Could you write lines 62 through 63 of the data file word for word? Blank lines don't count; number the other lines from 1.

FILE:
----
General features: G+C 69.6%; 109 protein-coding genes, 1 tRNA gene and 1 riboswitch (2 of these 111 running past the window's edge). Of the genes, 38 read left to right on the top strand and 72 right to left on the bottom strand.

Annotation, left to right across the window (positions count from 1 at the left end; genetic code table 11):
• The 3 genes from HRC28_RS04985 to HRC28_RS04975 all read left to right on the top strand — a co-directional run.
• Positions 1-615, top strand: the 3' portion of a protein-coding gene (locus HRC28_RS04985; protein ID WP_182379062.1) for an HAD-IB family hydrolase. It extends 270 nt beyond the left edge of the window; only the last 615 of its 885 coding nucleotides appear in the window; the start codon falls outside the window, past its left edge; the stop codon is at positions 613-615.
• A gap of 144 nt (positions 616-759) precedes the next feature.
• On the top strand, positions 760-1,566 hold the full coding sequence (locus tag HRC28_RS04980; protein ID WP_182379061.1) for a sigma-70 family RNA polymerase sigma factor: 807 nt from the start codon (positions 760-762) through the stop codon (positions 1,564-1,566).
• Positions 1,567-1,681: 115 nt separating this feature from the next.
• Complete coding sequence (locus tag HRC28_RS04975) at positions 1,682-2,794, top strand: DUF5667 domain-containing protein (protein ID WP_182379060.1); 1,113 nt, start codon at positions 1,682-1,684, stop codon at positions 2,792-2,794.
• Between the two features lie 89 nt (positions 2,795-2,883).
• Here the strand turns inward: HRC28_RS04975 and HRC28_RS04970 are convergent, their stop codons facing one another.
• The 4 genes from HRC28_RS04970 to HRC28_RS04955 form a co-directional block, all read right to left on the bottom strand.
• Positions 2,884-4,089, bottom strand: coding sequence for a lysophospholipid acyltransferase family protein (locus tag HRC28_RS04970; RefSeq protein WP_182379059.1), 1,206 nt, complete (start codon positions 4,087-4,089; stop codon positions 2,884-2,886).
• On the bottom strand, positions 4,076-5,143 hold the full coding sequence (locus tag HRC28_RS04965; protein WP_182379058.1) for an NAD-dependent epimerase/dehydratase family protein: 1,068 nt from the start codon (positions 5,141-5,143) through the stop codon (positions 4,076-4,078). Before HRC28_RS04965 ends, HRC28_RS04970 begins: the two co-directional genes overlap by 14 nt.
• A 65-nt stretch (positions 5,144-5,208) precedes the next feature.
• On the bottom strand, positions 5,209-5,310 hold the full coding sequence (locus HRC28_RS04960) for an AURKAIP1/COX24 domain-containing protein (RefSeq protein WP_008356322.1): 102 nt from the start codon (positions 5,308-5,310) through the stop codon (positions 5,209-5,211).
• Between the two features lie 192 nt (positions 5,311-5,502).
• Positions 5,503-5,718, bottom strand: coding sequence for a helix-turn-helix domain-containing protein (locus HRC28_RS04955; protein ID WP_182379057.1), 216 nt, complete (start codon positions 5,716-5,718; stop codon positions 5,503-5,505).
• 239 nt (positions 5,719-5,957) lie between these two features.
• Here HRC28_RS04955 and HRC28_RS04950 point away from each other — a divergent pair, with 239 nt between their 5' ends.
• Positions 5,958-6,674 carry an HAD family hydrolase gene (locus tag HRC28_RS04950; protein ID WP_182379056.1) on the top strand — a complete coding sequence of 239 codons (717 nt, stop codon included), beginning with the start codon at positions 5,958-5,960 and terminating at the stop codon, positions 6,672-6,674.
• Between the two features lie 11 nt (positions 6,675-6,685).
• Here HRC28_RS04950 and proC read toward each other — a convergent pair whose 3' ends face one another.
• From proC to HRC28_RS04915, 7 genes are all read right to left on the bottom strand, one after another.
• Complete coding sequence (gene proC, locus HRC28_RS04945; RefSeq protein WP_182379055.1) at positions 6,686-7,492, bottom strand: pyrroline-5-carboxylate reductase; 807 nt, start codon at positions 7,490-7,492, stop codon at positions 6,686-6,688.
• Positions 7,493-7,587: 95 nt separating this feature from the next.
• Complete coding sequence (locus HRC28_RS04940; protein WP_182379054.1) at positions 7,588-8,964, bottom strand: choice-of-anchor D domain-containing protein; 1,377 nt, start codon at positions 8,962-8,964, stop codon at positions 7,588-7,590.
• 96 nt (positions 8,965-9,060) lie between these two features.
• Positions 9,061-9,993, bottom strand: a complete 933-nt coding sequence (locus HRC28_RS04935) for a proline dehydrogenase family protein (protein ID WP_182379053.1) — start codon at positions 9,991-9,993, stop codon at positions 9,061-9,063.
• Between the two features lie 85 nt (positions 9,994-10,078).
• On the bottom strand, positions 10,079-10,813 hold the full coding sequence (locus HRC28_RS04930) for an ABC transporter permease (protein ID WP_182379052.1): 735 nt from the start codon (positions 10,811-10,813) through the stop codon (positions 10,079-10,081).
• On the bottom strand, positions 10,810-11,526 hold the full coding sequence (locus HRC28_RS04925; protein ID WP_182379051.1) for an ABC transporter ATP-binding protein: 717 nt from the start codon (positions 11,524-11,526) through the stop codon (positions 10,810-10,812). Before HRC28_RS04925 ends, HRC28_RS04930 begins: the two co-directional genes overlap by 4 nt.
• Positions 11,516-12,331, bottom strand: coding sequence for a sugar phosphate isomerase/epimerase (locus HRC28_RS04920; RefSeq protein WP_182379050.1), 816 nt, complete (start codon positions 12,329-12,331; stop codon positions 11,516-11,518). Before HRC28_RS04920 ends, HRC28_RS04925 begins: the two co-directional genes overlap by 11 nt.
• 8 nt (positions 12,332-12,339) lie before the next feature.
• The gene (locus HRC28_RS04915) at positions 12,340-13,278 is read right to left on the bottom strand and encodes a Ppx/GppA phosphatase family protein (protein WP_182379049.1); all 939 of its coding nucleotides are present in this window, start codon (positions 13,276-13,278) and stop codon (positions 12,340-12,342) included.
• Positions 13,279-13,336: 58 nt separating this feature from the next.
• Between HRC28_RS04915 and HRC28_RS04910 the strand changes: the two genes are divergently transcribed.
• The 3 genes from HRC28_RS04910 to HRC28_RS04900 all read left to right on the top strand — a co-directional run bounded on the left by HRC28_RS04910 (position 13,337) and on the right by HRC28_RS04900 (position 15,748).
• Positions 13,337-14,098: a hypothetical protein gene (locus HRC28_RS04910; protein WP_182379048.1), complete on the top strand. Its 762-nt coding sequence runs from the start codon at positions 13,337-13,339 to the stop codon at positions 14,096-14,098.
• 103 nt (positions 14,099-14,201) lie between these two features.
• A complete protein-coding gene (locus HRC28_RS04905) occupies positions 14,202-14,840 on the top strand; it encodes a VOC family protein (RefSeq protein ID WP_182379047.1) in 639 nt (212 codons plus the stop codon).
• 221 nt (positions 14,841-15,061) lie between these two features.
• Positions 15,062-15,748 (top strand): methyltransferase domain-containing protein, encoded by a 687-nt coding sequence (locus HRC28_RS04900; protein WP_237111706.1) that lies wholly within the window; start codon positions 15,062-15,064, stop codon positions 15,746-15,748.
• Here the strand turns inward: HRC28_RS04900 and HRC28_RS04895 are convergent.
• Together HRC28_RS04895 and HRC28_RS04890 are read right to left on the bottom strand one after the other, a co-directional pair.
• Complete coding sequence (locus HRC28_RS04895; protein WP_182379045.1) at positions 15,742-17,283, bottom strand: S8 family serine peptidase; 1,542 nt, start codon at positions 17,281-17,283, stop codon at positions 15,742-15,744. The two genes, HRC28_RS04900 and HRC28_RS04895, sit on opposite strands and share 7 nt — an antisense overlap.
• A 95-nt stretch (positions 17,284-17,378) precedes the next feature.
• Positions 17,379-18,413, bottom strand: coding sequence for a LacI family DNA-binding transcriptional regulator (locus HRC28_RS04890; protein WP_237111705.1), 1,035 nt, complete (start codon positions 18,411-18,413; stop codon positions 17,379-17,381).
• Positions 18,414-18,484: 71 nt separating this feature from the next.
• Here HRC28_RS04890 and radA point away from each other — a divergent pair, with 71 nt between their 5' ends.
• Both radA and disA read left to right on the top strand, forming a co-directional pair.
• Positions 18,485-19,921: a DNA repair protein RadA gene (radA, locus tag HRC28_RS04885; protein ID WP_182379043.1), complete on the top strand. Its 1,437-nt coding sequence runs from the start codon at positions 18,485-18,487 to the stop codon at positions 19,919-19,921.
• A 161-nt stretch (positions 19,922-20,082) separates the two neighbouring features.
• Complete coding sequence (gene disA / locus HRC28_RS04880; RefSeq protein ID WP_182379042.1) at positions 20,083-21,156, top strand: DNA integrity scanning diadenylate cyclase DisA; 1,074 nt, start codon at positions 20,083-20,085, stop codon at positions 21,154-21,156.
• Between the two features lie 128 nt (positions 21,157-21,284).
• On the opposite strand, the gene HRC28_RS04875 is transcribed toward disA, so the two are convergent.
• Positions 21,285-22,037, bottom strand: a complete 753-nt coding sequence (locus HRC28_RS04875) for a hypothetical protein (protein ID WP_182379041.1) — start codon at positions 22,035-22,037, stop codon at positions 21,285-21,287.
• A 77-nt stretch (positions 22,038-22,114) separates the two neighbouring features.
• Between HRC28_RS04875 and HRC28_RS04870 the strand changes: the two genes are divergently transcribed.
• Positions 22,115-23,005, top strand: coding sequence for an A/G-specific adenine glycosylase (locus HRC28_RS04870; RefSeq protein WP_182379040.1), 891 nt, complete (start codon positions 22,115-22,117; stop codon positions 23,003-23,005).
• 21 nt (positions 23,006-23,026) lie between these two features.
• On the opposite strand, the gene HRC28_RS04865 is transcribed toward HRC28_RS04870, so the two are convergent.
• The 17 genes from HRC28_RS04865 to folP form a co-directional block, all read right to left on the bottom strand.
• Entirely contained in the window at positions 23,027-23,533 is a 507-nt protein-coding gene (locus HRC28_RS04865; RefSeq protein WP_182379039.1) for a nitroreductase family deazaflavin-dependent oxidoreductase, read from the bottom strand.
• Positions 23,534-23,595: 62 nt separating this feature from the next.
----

• The 17 genes from HRC28_RS04865 to folP form a co-directional block, all read right to left on the bottom strand.
• Entirely contained in the window at positions 23,027-23,533 is a 507-nt protein-coding gene (locus HRC28_RS04865; RefSeq protein WP_182379039.1) for a nitroreductase family deazaflavin-dependent oxidoreductase, read from the bottom strand.